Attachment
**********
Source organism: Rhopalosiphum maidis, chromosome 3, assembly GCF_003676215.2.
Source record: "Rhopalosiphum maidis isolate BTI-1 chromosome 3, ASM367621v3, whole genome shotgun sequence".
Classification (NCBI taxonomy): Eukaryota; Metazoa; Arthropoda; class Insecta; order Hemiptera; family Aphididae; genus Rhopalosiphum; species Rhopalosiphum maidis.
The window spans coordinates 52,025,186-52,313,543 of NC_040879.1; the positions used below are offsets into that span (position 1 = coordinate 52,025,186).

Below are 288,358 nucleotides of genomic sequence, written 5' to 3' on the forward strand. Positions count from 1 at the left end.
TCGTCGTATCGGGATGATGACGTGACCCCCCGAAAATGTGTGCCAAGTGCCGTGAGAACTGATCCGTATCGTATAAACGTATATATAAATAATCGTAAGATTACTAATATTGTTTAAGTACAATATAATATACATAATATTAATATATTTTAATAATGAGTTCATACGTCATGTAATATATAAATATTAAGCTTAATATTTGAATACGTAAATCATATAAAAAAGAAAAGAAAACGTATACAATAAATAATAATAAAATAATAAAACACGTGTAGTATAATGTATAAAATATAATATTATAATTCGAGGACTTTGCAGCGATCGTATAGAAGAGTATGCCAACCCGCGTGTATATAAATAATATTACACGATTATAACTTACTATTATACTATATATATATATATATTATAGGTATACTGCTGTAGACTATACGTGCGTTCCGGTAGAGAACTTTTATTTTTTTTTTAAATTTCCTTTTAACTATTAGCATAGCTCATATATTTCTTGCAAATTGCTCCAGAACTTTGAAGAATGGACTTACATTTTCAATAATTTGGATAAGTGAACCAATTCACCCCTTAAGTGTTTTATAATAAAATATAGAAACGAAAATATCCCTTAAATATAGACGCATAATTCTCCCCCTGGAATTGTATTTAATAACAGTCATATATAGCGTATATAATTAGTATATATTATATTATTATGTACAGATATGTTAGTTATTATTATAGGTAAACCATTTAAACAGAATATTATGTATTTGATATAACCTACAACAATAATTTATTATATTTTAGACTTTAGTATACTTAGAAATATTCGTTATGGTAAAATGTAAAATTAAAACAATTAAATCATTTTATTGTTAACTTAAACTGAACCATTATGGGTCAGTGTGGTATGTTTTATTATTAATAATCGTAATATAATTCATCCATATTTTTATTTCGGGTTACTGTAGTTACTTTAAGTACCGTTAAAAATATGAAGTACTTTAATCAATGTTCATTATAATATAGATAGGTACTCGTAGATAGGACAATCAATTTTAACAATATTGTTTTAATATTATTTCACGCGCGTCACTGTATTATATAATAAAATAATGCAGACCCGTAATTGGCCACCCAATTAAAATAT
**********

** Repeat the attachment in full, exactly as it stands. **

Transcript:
Source organism: Rhopalosiphum maidis, chromosome 3, assembly GCF_003676215.2.
Source record: "Rhopalosiphum maidis isolate BTI-1 chromosome 3, ASM367621v3, whole genome shotgun sequence".
Classification (NCBI taxonomy): Eukaryota; Metazoa; Arthropoda; class Insecta; order Hemiptera; family Aphididae; genus Rhopalosiphum; species Rhopalosiphum maidis.
The window spans coordinates 52,025,186-52,313,543 of NC_040879.1; the positions used below are offsets into that span (position 1 = coordinate 52,025,186).

Below are 288,358 nucleotides of genomic sequence, written 5' to 3' on the forward strand. Positions count from 1 at the left end.
TCGTCGTATCGGGATGATGACGTGACCCCCCGAAAATGTGTGCCAAGTGCCGTGAGAACTGATCCGTATCGTATAAACGTATATATAAATAATCGTAAGATTACTAATATTGTTTAAGTACAATATAATATACATAATATTAATATATTTTAATAATGAGTTCATACGTCATGTAATATATAAATATTAAGCTTAATATTTGAATACGTAAATCATATAAAAAAGAAAAGAAAACGTATACAATAAATAATAATAAAATAATAAAACACGTGTAGTATAATGTATAAAATATAATATTATAATTCGAGGACTTTGCAGCGATCGTATAGAAGAGTATGCCAACCCGCGTGTATATAAATAATATTACACGATTATAACTTACTATTATACTATATATATATATATATTATAGGTATACTGCTGTAGACTATACGTGCGTTCCGGTAGAGAACTTTTATTTTTTTTTTAAATTTCCTTTTAACTATTAGCATAGCTCATATATTTCTTGCAAATTGCTCCAGAACTTTGAAGAATGGACTTACATTTTCAATAATTTGGATAAGTGAACCAATTCACCCCTTAAGTGTTTTATAATAAAATATAGAAACGAAAATATCCCTTAAATATAGACGCATAATTCTCCCCCTGGAATTGTATTTAATAACAGTCATATATAGCGTATATAATTAGTATATATTATATTATTATGTACAGATATGTTAGTTATTATTATAGGTAAACCATTTAAACAGAATATTATGTATTTGATATAACCTACAACAATAATTTATTATATTTTAGACTTTAGTATACTTAGAAATATTCGTTATGGTAAAATGTAAAATTAAAACAATTAAATCATTTTATTGTTAACTTAAACTGAACCATTATGGGTCAGTGTGGTATGTTTTATTATTAATAATCGTAATATAATTCATCCATATTTTTATTTCGGGTTACTGTAGTTACTTTAAGTACCGTTAAAAATATGAAGTACTTTAATCAATGTTCATTATAATATAGATAGGTACTCGTAGATAGGACAATCAATTTTAACAATATTGTTTTAATATTATTTCACGCGCGTCACTGTATTATATAATAAAATAATGCAGACCCGTAATTGGCCACCCAATTAAAATAT